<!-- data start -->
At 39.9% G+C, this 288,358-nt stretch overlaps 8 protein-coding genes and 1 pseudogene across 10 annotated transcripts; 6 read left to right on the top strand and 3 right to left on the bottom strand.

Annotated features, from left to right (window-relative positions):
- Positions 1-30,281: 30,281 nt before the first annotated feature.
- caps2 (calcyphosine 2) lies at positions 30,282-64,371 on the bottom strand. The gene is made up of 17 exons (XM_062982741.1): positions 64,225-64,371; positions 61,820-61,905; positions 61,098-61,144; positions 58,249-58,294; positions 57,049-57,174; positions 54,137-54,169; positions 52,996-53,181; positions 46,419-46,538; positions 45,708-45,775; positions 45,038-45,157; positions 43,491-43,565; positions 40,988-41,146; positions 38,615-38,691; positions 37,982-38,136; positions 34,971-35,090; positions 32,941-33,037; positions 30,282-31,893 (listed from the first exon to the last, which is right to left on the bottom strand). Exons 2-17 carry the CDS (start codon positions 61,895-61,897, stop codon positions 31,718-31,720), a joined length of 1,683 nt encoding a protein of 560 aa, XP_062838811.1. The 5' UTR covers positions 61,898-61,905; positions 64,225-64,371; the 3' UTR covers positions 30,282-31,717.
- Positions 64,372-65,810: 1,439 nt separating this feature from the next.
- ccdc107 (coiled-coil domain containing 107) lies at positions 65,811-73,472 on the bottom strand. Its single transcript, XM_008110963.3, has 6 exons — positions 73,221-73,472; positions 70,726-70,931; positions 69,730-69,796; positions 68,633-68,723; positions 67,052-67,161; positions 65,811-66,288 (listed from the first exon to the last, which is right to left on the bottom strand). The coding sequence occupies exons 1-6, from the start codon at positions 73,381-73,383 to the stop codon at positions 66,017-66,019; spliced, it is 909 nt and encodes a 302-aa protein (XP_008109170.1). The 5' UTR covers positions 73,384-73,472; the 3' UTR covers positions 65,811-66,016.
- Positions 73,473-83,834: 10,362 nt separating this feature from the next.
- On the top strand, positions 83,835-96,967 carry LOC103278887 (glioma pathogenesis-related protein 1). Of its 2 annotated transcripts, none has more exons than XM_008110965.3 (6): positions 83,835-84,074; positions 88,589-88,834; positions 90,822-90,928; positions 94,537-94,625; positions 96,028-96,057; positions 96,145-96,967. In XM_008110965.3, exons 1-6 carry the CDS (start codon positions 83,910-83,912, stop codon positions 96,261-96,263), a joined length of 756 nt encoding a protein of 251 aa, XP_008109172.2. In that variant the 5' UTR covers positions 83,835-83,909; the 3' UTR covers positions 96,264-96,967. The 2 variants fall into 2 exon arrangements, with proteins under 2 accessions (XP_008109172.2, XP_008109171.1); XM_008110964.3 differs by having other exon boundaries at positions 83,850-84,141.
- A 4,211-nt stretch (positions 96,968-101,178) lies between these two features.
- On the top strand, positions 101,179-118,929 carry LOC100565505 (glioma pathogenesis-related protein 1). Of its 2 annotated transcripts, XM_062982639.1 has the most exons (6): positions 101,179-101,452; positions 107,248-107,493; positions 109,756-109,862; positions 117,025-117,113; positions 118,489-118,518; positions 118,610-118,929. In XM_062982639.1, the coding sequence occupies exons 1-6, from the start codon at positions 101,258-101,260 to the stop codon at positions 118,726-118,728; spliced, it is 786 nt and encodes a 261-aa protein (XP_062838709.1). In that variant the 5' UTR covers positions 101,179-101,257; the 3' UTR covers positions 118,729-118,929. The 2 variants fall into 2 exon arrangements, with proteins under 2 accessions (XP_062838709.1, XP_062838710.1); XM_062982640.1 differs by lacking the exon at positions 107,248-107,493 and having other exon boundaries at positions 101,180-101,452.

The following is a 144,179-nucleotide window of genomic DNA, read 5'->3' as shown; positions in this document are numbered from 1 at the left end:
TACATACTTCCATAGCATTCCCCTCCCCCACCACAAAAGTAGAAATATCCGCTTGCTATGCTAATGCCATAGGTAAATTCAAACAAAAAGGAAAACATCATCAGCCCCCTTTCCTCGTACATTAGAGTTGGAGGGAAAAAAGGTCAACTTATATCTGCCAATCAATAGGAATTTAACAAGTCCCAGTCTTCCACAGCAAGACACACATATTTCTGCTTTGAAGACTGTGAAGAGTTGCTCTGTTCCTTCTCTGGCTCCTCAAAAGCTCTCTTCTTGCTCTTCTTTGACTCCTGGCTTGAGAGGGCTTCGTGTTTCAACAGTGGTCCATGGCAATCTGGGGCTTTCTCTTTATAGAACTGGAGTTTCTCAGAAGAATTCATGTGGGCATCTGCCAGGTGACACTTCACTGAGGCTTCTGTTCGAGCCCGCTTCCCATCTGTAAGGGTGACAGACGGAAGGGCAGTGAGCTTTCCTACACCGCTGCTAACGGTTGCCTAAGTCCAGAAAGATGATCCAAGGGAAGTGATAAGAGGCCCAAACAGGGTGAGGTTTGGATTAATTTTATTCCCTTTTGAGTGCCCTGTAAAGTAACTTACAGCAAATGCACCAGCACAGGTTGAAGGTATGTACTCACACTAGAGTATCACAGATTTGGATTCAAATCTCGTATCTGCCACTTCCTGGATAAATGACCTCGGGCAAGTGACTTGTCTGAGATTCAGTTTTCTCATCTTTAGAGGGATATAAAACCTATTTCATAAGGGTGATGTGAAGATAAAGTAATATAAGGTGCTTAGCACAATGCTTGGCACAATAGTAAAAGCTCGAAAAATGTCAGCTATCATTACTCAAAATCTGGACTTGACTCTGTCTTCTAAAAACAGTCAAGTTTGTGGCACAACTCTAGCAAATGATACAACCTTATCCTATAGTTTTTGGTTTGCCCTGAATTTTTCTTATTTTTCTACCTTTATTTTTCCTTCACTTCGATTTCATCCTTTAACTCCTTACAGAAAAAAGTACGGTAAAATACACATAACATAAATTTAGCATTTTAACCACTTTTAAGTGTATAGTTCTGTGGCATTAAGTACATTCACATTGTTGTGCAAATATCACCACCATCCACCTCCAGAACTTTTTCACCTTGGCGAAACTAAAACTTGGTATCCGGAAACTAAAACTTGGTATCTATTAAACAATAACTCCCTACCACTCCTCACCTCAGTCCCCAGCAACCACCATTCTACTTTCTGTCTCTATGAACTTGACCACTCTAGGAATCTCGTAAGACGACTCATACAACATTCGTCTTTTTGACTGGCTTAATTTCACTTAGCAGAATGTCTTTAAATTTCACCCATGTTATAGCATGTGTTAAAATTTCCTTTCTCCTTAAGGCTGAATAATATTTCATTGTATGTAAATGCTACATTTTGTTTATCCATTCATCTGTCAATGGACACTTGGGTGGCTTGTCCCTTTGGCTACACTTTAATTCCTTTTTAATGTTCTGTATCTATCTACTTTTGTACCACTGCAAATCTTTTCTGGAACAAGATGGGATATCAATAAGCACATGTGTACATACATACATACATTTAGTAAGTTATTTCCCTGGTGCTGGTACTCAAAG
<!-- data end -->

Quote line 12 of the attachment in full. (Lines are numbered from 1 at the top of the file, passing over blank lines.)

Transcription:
TACATACTTCCATAGCATTCCCCTCCCCCACCACAAAAGTAGAAATATCCGCTTGCTATGCTAATGCCATAGGTAAATTCAAACAAAAAGGAAAACATCATCAGCCCCCTTTCCTCGTACATTAGAGTTGGAGGGAAAAAAGGTCAACTTATATCTGCCAATCAATAGGAATTTAACAAGTCCCAGTCTTCCACAGCAAGACACACATATTTCTGCTTTGAAGACTGTGAAGAGTTGCTCTGTTCCTTCTCTGGCTCCTCAAAAGCTCTCTTCTTGCTCTTCTTTGACTCCTGGCTTGAGAGGGCTTCGTGTTTCAACAGTGGTCCATGGCAATCTGGGGCTTTCTCTTTATAGAACTGGAGTTTCTCAGAAGAATTCATGTGGGCATCTGCCAGGTGACACTTCACTGAGGCTTCTGTTCGAGCCCGCTTCCCATCTGTAAGGGTGACAGACGGAAGGGCAGTGAGCTTTCCTACACCGCTGCTAACGGTTGCCTAAGTCCAGAAAGATGATCCAAGGGAAGTGATAAGAGGCCCAAACAGGGTGAGGTTTGGATTAATTTTATTCCCTTTTGAGTGCCCTGTAAAGTAACTTACAGCAAATGCACCAGCACAGGTTGAAGGTATGTACTCACACTAGAGTATCACAGATTTGGATTCAAATCTCGTATCTGCCACTTCCTGGATAAATGACCTCGGGCAAGTGACTTGTCTGAGATTCAGTTTTCTCATCTTTAGAGGGATATAAAACCTATTTCATAAGGGTGATGTGAAGATAAAGTAATATAAGGTGCTTAGCACAATGCTTGGCACAATAGTAAAAGCTCGAAAAATGTCAGCTATCATTACTCAAAATCTGGACTTGACTCTGTCTTCTAAAAACAGTCAAGTTTGTGGCACAACTCTAGCAAATGATACAACCTTATCCTATAGTTTTTGGTTTGCCCTGAATTTTTCTTATTTTTCTACCTTTATTTTTCCTTCACTTCGATTTCATCCTTTAACTCCTTACAGAAAAAAGTACGGTAAAATACACATAACATAAATTTAGCATTTTAACCACTTTTAAGTGTATAGTTCTGTGGCATTAAGTACATTCACATTGTTGTGCAAATATCACCACCATCCACCTCCAGAACTTTTTCACCTTGGCGAAACTAAAACTTGGTATCCGGAAACTAAAACTTGGTATCTATTAAACAATAACTCCCTACCACTCCTCACCTCAGTCCCCAGCAACCACCATTCTACTTTCTGTCTCTATGAACTTGACCACTCTAGGAATCTCGTAAGACGACTCATACAACATTCGTCTTTTTGACTGGCTTAATTTCACTTAGCAGAATGTCTTTAAATTTCACCCATGTTATAGCATGTGTTAAAATTTCCTTTCTCCTTAAGGCTGAATAATATTTCATTGTATGTAAATGCTACATTTTGTTTATCCATTCATCTGTCAATGGACACTTGGGTGGCTTGTCCCTTTGGCTACACTTTAATTCCTTTTTAATGTTCTGTATCTATCTACTTTTGTACCACTGCAAATCTTTTCTGGAACAAGATGGGATATCAATAAGCACATGTGTACATACATACATACATTTAGTAAGTTATTTCCCTGGTGCTGGTACTCAAAG